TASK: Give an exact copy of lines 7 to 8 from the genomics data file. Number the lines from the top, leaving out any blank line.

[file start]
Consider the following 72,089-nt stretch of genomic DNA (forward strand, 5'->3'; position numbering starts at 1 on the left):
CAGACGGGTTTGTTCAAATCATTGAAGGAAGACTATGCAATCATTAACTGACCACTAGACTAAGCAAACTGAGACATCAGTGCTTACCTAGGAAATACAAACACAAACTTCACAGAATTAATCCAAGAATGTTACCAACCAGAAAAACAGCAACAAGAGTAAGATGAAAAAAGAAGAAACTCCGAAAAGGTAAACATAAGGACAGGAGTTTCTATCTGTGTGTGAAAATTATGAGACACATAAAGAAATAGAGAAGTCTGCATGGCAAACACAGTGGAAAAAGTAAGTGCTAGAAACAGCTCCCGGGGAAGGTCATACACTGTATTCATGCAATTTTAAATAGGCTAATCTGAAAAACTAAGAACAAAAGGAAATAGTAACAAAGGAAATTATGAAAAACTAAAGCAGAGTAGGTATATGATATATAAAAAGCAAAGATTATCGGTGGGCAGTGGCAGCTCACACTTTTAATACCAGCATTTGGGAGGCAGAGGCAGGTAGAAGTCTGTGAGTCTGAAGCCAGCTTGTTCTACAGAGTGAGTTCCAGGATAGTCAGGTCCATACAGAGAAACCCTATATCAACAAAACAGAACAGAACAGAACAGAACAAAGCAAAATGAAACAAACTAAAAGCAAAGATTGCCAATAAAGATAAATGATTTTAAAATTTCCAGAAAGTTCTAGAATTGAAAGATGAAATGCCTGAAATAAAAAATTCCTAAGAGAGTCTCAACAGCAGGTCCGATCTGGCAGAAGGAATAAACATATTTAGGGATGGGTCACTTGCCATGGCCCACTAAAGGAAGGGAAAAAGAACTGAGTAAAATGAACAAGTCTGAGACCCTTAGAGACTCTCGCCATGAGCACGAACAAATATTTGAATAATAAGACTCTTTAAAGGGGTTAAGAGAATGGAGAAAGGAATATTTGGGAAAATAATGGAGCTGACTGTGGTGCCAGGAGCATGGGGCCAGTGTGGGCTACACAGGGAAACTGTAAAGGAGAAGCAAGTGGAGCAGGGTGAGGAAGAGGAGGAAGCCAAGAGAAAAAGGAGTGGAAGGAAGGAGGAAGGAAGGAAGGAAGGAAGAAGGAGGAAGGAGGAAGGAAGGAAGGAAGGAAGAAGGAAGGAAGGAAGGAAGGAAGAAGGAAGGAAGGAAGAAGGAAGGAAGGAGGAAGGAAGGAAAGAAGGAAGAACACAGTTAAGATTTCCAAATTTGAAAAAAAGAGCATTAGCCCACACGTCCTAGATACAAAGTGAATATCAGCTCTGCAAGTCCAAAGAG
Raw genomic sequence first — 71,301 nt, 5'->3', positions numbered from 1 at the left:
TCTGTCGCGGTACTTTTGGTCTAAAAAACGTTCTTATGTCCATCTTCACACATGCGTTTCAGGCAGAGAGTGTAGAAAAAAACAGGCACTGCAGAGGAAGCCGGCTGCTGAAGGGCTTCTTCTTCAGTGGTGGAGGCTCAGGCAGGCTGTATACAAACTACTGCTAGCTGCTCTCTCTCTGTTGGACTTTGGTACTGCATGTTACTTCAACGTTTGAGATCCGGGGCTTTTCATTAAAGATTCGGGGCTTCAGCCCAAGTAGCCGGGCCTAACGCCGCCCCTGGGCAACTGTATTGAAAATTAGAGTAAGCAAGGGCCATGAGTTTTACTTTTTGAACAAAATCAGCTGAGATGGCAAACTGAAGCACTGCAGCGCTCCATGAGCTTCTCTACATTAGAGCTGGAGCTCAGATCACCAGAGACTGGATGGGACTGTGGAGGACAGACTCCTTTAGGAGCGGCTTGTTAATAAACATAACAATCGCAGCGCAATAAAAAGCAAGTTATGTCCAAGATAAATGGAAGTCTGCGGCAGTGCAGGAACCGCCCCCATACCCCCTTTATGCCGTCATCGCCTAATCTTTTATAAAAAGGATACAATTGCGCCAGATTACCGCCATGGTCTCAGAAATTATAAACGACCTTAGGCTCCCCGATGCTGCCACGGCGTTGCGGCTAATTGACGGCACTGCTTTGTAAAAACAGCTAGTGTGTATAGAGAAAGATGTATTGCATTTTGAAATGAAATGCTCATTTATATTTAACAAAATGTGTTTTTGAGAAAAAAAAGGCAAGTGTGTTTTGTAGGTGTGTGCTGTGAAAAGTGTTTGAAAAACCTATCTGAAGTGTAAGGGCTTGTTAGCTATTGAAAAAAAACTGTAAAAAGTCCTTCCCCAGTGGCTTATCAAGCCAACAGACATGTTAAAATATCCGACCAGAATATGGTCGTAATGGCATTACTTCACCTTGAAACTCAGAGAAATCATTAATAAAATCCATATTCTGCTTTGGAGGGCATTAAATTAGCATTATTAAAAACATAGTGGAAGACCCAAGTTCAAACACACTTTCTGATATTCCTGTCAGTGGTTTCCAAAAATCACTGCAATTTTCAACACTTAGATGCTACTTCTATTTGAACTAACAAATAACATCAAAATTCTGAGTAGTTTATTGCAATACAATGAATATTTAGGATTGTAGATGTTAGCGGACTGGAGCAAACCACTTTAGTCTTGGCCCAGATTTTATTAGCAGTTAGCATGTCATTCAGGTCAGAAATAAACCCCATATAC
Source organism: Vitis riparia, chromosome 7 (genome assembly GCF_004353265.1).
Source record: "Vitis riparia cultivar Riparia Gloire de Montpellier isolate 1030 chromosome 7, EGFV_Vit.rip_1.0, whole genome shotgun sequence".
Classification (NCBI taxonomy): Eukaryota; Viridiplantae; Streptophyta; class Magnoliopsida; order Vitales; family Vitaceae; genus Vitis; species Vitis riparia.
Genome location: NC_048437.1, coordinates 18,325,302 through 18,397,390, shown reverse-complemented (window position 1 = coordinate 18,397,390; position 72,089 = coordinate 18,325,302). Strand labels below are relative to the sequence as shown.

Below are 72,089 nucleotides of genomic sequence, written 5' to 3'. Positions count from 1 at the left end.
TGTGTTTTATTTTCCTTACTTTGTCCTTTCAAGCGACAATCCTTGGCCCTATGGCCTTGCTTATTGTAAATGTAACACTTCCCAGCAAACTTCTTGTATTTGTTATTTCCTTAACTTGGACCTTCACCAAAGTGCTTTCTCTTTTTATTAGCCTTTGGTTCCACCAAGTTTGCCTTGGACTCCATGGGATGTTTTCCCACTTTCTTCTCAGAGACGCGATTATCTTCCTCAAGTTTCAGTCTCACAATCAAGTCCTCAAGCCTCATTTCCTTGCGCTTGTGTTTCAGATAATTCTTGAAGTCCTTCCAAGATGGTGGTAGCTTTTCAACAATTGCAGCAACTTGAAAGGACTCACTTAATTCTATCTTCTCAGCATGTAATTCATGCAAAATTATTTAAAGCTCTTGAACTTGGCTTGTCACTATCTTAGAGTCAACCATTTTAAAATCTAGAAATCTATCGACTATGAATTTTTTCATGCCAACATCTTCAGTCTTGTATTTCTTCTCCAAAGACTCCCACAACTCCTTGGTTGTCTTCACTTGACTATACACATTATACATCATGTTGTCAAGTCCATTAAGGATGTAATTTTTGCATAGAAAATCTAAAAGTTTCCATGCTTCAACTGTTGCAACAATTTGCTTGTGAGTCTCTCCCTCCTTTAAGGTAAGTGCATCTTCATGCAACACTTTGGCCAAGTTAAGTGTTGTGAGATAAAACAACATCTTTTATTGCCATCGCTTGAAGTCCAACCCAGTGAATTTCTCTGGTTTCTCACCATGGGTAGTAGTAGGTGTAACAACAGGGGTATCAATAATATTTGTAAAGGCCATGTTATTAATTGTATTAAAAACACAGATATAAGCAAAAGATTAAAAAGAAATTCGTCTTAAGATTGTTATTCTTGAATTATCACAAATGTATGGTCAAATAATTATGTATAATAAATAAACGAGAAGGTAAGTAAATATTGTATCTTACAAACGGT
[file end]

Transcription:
Classification (NCBI taxonomy): Eukaryota; Viridiplantae; Streptophyta; class Magnoliopsida; order Vitales; family Vitaceae; genus Vitis; species Vitis riparia.
Genome location: NC_048437.1, coordinates 18,325,302 through 18,397,390, shown reverse-complemented (window position 1 = coordinate 18,397,390; position 72,089 = coordinate 18,325,302). Strand labels below are relative to the sequence as shown.